De-orbiting a satellite

The same authors mentioned earlier, Philip Blanco and Carl Mungan, have written a stimulating paper entitled “Satellite splat: an inelastic collision with a surface-launched projectile,” (Eur. J. Phys. 36 (2015) 045004).  Blanco and Mungan consider the case of a totally inelastic collision between a satellite in circular orbit about a planet and a projectile launched vertically from the surface of that planet.  What are the conditions such that the combined object “de-orbits,” i.e., falls to the planet’s surface?  The paper contains a detailed analysis, but since our goal is to provide homework and exam exercises appropriate for introductory physics students, we will consider only the simplest cases.

Denote the satellite mass and orbital radius by m and r, while the planetary mass (pictured as Earth) and radius are M and R.  Let m’ be the projectile mass, and for simplicity, set the projectile launch speed to be the minimum speed sufficient to intercept the satellite; i.e., when m’ reaches the orbital radius r, its speed is zero.  See the figure. Blog 2 figure

  1. What is the satellite speed before the collision? What is its speed immediately after the collision?
  2. After the collision, the body follows an elliptical trajectory. Is the collision point its apogee, perigee, or neither?  Explain.
  3. Suppose m’ is just sufficient to bring down the satellite. Where would it land?  Describe the combined body’s trajectory from the collision in space to touchdown on the planet’s surface.

In PPE, Equations 10.13 and 12.5 relate the semi-major axis a and semi-minor axis b of an elliptical orbit to the orbiting body’s total energy E and angular momentum L.  But a and b are independent of mass, as can be seen by re-writing those equations in terms of the specific energy \large {E}'=E/m and specific angular momentum \large {L}'=L/m of the orbiting body m:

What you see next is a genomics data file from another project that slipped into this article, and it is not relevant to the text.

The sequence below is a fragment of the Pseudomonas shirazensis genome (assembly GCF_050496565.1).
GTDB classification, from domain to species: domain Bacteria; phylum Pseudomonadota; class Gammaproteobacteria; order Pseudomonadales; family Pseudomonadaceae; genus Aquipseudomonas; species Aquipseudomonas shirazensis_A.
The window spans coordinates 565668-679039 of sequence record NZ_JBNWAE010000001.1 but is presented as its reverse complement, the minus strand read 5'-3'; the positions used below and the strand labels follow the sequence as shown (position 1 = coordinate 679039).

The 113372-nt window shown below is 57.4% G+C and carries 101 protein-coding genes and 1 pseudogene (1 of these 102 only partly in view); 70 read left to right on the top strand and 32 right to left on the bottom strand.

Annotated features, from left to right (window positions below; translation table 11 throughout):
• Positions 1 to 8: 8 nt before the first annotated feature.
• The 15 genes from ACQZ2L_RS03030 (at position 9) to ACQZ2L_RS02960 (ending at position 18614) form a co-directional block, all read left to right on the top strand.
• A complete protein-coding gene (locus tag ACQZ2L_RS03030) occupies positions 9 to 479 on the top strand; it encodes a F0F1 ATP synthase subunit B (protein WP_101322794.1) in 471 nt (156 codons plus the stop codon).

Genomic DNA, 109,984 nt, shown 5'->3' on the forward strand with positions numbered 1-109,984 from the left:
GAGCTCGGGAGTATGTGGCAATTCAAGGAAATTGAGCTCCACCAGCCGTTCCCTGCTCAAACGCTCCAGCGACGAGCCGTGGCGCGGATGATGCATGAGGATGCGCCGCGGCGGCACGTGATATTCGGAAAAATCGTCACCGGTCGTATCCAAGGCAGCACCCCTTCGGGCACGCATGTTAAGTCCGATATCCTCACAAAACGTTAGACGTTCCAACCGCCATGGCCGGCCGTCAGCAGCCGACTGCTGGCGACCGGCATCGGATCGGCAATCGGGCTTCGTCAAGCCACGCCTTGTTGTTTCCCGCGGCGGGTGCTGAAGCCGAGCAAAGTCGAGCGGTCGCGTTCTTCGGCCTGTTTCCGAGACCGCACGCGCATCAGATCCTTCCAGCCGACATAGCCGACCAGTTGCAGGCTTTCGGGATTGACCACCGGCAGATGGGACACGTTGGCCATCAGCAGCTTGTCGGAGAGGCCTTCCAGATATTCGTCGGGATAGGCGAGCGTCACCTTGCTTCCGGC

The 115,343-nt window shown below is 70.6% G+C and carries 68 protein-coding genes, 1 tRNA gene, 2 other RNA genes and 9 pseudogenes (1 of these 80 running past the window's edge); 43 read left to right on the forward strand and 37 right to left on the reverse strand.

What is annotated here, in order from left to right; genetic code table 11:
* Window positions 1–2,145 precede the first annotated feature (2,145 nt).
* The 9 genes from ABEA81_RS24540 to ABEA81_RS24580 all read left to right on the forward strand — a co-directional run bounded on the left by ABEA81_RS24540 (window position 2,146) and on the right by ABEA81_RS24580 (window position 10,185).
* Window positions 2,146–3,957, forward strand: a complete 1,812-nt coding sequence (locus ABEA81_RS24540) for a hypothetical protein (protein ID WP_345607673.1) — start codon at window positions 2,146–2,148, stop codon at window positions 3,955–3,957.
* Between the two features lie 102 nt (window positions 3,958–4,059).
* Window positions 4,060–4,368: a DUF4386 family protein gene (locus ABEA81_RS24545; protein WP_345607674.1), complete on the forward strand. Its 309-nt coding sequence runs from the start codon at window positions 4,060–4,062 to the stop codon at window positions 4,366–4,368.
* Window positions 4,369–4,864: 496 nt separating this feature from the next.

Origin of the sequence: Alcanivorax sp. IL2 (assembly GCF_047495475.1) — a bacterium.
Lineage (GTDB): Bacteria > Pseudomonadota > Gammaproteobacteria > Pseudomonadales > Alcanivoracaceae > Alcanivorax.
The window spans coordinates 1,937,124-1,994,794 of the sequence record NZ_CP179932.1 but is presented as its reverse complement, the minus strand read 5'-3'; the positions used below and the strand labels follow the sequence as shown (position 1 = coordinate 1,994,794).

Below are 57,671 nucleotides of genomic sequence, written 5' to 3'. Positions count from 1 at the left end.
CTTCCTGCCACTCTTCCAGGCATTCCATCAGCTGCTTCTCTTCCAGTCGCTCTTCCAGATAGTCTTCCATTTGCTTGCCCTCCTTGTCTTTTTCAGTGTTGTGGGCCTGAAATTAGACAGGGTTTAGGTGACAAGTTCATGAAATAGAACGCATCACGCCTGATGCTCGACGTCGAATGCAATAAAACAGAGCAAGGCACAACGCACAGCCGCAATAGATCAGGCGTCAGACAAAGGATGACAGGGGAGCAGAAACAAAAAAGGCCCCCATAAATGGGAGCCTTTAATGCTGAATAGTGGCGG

\LARGE {E}'=-\frac{GM}{2a}

\LARGE b=\frac{{L}'}{\sqrt{-2{E}'}}

  1. OK, back to the problem. For simplicity, let m’ = m.  In terms of the planet radius R, what is the maximum orbital radius r such that the combined body impacts the planet’s surface?   (Ans: rmax = 7R)
  2. Now let’s generalize a bit. To reduce costs, we want to use the minimum projectile mass m’ that will de-orbit the satellite.  Derive a formula for this minimum mass in terms of the orbital radius r = nR. (Ans:  \large {m}'_{min}/m=\sqrt{(n+1)/2}-1)
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2 thoughts on “De-orbiting a satellite

  1. The sequel paper is published! “Satellite splat II: an inelastic collision with a surface-launched projectile and the maximum orbital radius for planetary impact”, available for download at my co-author’s site at USNA, here: http://www.usna.edu/Users/physics/mungan/_files/documents/Publications/EJP19.pdf

    The cases for non-vertical projectiles sticking to a satellite get a bit more complicated. It turns out there is a maximum orbital radius beyond which a satellite cannot be brought down by a surface-launched sticky projectile – our paper has the magic number for equal masses, and the details.

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